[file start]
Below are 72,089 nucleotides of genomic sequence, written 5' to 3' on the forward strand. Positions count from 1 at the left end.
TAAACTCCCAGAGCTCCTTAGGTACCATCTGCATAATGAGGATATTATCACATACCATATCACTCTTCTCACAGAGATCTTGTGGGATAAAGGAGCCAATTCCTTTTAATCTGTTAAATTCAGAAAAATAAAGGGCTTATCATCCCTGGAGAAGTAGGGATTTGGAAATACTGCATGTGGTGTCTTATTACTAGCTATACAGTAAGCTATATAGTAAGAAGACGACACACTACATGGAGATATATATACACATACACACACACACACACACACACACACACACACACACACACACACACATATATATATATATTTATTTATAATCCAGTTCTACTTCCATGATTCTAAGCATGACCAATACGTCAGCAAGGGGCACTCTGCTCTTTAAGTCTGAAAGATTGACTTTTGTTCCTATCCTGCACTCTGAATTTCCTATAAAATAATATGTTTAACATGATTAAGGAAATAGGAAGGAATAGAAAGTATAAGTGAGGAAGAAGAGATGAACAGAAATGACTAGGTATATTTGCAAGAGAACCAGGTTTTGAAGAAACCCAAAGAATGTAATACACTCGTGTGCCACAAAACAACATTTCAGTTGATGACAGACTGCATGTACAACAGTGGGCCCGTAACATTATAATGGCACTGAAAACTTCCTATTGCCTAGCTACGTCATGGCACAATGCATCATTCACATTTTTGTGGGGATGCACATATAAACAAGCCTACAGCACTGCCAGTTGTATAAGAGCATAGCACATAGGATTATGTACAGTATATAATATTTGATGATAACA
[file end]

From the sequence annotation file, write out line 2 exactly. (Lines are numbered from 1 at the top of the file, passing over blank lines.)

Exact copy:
TAAACTCCCAGAGCTCCTTAGGTACCATCTGCATAATGAGGATATTATCACATACCATATCACTCTTCTCACAGAGATCTTGTGGGATAAAGGAGCCAATTCCTTTTAATCTGTTAAATTCAGAAAAATAAAGGGCTTATCATCCCTGGAGAAGTAGGGATTTGGAAATACTGCATGTGGTGTCTTATTACTAGCTATACAGTAAGCTATATAGTAAGAAGACGACACACTACATGGAGATATATATACACATACACACACACACACACACACACACACACACACACACACACACACACATATATATATATATTTATTTATAATCCAGTTCTACTTCCATGATTCTAAGCATGACCAATACGTCAGCAAGGGGCACTCTGCTCTTTAAGTCTGAAAGATTGACTTTTGTTCCTATCCTGCACTCTGAATTTCCTATAAAATAATATGTTTAACATGATTAAGGAAATAGGAAGGAATAGAAAGTATAAGTGAGGAAGAAGAGATGAACAGAAATGACTAGGTATATTTGCAAGAGAACCAGGTTTTGAAGAAACCCAAAGAATGTAATACACTCGTGTGCCACAAAACAACATTTCAGTTGATGACAGACTGCATGTACAACAGTGGGCCCGTAACATTATAATGGCACTGAAAACTTCCTATTGCCTAGCTACGTCATGGCACAATGCATCATTCACATTTTTGTGGGGATGCACATATAAACAAGCCTACAGCACTGCCAGTTGTATAAGAGCATAGCACATAGGATTATGTACAGTATATAATATTTGATGATAACA